Budgeting is a vital tool not just at university, but in life. Thinking ahead and sticking closely to your plan is crucial if you are to avoid student debt.
Your cost of living
You can also use BankTree personal finance software to set up and manage your future expendiure, take the following example:
Income for term - This will include parental contributions, a student loan (usually about £1,250) and a wage from a part-time job.
Term expenditure - This will include rent (usually about £800), books, clothes, CDs, etc - larger sums that you will spend over the course of a term.
Weekly expenditure - This should factor in the essentials and non-essentials, so food, leisure, travel, household bills and more.
You can set up schedule transactions within BankTree personal finance software over a 12 month period for example. By having the above transactions reccuring over the 12 month period, you know how much to budget for every month or when to give your self the odd treat, dont forget to reserve some cash for emergencies.
Though many like to claim that students are work-shy the opposite is often true as many young people hold down part-time jobs to ease financial worries in addition to dealing with their studies. Of course work should never come ahead of study, but if you can cope with perhaps a weekend job or even work through the holidays it is a great way to boost your income.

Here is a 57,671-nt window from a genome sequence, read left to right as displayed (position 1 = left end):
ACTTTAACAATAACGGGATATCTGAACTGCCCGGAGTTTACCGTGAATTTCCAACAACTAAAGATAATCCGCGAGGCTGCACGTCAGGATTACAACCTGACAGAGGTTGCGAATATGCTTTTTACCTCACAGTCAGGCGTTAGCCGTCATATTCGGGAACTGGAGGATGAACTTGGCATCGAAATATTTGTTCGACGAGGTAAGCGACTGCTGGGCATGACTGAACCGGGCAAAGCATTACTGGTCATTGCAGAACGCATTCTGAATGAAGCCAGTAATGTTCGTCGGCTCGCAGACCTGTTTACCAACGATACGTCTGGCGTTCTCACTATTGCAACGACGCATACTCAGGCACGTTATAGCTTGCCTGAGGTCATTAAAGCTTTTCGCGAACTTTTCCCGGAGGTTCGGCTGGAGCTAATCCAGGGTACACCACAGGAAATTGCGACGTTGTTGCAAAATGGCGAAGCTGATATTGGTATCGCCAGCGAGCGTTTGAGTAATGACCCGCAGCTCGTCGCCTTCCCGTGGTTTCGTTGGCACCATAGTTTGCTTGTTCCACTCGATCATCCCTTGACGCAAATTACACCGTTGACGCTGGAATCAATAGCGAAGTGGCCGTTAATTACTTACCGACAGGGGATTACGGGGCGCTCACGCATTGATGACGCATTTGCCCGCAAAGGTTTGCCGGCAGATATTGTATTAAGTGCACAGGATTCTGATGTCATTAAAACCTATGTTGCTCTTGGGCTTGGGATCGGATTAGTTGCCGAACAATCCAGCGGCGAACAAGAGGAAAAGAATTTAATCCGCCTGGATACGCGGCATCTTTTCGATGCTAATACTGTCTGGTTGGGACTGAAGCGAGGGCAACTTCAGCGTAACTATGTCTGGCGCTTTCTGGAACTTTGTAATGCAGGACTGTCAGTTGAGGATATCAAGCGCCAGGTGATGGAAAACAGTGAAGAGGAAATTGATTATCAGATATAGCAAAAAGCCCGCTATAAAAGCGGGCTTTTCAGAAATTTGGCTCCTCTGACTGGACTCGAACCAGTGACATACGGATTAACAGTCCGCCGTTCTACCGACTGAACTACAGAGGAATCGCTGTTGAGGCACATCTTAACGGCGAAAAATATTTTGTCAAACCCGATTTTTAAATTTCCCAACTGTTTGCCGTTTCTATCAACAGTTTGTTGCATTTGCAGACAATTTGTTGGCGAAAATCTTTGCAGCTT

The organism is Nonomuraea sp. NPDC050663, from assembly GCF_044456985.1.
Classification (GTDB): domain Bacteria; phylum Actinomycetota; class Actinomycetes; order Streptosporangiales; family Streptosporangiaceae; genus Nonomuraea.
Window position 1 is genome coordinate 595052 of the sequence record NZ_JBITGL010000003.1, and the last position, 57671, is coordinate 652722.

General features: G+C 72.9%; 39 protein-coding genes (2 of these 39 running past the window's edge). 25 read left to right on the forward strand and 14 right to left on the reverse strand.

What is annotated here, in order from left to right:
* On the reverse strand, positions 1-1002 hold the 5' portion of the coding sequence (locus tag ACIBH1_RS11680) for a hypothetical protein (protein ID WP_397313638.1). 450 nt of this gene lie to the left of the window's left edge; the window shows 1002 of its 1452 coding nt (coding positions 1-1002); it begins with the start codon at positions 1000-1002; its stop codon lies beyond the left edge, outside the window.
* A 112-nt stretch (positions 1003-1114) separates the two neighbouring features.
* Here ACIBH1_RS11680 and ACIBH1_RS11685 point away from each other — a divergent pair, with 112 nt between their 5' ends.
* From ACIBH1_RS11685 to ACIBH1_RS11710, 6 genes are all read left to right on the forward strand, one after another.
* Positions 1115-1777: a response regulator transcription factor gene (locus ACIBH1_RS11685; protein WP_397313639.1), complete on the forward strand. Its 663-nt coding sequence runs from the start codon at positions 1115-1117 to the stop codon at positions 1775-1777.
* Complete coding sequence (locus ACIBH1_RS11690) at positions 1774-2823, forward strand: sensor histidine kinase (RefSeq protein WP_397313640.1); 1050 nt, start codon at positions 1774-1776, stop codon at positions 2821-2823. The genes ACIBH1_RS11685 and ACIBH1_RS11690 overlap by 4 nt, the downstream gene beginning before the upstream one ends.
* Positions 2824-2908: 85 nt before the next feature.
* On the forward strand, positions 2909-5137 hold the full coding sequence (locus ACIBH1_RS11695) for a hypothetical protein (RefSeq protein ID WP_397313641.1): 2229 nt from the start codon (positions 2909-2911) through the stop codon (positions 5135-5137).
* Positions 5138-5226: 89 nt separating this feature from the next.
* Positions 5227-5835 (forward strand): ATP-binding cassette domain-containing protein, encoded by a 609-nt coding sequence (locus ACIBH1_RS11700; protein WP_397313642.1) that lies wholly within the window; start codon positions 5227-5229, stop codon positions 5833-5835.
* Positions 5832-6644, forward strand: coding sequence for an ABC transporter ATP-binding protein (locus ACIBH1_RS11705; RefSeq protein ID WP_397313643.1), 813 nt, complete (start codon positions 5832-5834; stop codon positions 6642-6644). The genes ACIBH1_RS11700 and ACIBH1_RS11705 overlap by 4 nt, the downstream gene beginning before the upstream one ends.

Help is available. Many universities have job shops connecting students to local employers and there are often special initiatives in place. The National Council for Work Experience has details about how your local institution can help. You can also search for jobs online through companies such as Jobcentreplus, and DirectGov.
OK not everyone has rich parents and asking for money is not an easy thing to do. However, any additional support is welcome and will help to ease the student finance burden. Why not ask family members to buy your books for example?
Also look to outside sources for sponsorship. Do you know anyone who works for a large local company? Is there someone in the industry you are looking to join who has spotted your potential and would be prepared to support your cause? Or are you a member of a social group who might be able to contribute? As the old phrase goes, if you don't ask, you don't get - and you might just be pleasantly surprised!